1. Determine Future role of Frannie Mac. This is a complete punt. There is no information here. It’s probably for the best as it is too early to make a call one way or another.
2. Enhance International Coordination. This is another punt. At least, we see an effort in the right direction. In my view, this will be an important area to flesh out with other regulators as the world of finance is global and global regulatory controls are needed.
3. Consumer Finance Protection Agency. The proof here is in the pudding. But, clearly abuses in the last decade were extreme. How this agency works in concert with other regulators is unclear. As they have zero authority as the bank regulator, I do not think putting them in a separate agency is going to work.
4. Credit Rating Agencies. There is a proposal to tighten oversight over the rating agencies in this white paper. This proposal has no meat on the bones so the devil will be in the details.
What’s right with this proposal
1. Hedge funds. Hedge funds and other large pools of capital must now be regulated under this proposal. In all likelihood, the proposed changes will end the shadow banking system as we know it, with hedge funds being completely outside the regulatory structure.
2. Money Market Funds. The SEC is going to strengthen the rules around MMFs in order to prevent runs and to mandate MMFs always have access to emergency liquidity facilities.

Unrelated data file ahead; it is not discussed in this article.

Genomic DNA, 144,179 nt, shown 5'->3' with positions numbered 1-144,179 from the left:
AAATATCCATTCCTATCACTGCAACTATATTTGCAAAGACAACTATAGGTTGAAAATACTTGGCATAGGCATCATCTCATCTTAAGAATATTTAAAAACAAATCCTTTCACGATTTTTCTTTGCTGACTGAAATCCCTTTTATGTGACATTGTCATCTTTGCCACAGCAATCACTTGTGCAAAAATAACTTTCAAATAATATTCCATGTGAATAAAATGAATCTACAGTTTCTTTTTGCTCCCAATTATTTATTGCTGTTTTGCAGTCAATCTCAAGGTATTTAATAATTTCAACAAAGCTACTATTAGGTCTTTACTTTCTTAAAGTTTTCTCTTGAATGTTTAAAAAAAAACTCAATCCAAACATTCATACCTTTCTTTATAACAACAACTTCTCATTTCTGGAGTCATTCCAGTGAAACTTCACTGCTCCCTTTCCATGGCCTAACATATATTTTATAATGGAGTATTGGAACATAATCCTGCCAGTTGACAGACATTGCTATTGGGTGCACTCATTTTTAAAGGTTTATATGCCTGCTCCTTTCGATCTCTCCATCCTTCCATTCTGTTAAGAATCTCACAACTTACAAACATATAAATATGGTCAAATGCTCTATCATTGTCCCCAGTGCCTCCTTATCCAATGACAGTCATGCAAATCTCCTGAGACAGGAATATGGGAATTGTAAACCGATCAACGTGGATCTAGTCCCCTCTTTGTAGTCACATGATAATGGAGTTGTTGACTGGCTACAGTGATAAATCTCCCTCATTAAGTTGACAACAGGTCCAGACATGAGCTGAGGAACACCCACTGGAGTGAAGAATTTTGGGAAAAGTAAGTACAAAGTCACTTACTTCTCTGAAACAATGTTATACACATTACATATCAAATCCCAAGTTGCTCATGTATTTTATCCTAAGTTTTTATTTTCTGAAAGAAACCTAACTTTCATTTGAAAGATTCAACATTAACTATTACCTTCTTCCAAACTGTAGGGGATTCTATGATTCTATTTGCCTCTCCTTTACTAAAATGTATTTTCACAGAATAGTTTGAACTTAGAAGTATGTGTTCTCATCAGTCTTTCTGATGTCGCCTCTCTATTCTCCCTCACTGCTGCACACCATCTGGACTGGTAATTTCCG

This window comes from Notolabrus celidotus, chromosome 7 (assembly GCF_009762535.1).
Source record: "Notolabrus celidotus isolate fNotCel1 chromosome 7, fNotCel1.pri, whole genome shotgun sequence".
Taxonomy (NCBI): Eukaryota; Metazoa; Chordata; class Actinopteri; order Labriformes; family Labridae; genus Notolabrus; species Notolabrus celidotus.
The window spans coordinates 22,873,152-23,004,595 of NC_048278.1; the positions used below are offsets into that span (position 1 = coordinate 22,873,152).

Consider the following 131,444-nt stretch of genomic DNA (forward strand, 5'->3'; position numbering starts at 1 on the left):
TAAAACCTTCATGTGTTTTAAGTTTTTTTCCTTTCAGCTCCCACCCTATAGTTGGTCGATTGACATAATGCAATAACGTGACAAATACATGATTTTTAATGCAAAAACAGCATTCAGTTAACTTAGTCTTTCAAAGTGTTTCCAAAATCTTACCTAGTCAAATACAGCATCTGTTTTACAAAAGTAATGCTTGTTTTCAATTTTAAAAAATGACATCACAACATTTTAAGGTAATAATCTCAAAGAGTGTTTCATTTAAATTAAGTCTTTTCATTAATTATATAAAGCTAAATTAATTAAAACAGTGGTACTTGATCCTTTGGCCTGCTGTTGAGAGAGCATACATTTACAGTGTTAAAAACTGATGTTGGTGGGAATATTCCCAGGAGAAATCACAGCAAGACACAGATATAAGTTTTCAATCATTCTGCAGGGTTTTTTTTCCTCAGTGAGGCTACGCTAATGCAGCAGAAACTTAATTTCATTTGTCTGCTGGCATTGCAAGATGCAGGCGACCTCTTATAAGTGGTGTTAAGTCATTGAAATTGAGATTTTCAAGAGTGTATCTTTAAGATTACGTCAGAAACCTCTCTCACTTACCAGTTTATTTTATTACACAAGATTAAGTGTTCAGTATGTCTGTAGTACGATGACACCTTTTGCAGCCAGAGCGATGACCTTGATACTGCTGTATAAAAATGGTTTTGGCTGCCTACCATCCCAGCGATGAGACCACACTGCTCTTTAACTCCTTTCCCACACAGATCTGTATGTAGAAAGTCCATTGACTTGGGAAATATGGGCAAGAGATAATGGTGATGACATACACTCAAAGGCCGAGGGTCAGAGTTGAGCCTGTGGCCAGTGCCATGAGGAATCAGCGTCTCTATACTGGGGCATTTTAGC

As you can see from the number of items in each category, there is probably more to dislike than to like. I do think this is a good effort but it is not nearly concrete enough to be the basis for legislation. Moreover, it is much to soon to start making comprehensive reforms. We are still in crisis mode. On the whole, it would be a deep disappointment to see any legislation resulting from this white paper, particularly now as we are in crisis. However, by this time next year, things should be clearer and having this white paper in hand will be to everyone’s benefit.
One last thought: Barack Obama does a very good job of striking the right tone and saying the right things, but I am suspicious about his commitment to true reform. This document is not the product of someone who wants reform, but of someone looking to strike a middle ground in a political game.
Below is the audio of comments I made regarding the ‘political nature’ of the agenda on BBC Radio Five Live. The clip also talks about how this is likely to affect Alistair Darling and Labour’s need to reform in the U.K.